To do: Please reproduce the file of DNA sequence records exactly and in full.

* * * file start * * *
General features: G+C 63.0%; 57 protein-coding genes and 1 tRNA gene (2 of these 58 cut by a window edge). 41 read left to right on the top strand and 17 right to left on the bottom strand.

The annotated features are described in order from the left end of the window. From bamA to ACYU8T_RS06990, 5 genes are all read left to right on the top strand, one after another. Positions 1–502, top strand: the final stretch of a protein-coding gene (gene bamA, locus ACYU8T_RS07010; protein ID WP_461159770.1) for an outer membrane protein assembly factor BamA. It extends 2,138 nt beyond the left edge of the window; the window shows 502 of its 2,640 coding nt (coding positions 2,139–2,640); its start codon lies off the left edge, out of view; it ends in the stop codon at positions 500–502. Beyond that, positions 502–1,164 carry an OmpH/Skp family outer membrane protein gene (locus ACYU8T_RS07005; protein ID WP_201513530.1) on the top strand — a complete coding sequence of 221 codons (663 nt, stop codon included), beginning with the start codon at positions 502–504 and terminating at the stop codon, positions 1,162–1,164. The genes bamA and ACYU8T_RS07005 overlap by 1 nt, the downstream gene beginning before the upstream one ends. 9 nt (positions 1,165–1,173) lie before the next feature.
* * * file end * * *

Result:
General features: G+C 63.0%; 57 protein-coding genes and 1 tRNA gene (2 of these 58 cut by a window edge). 41 read left to right on the top strand and 17 right to left on the bottom strand.

The annotated features are described in order from the left end of the window. From bamA to ACYU8T_RS06990, 5 genes are all read left to right on the top strand, one after another. Positions 1–502, top strand: the final stretch of a protein-coding gene (gene bamA, locus ACYU8T_RS07010; protein ID WP_461159770.1) for an outer membrane protein assembly factor BamA. It extends 2,138 nt beyond the left edge of the window; the window shows 502 of its 2,640 coding nt (coding positions 2,139–2,640); its start codon lies off the left edge, out of view; it ends in the stop codon at positions 500–502. Beyond that, positions 502–1,164 carry an OmpH/Skp family outer membrane protein gene (locus ACYU8T_RS07005; protein ID WP_201513530.1) on the top strand — a complete coding sequence of 221 codons (663 nt, stop codon included), beginning with the start codon at positions 502–504 and terminating at the stop codon, positions 1,162–1,164. The genes bamA and ACYU8T_RS07005 overlap by 1 nt, the downstream gene beginning before the upstream one ends. 9 nt (positions 1,165–1,173) lie before the next feature.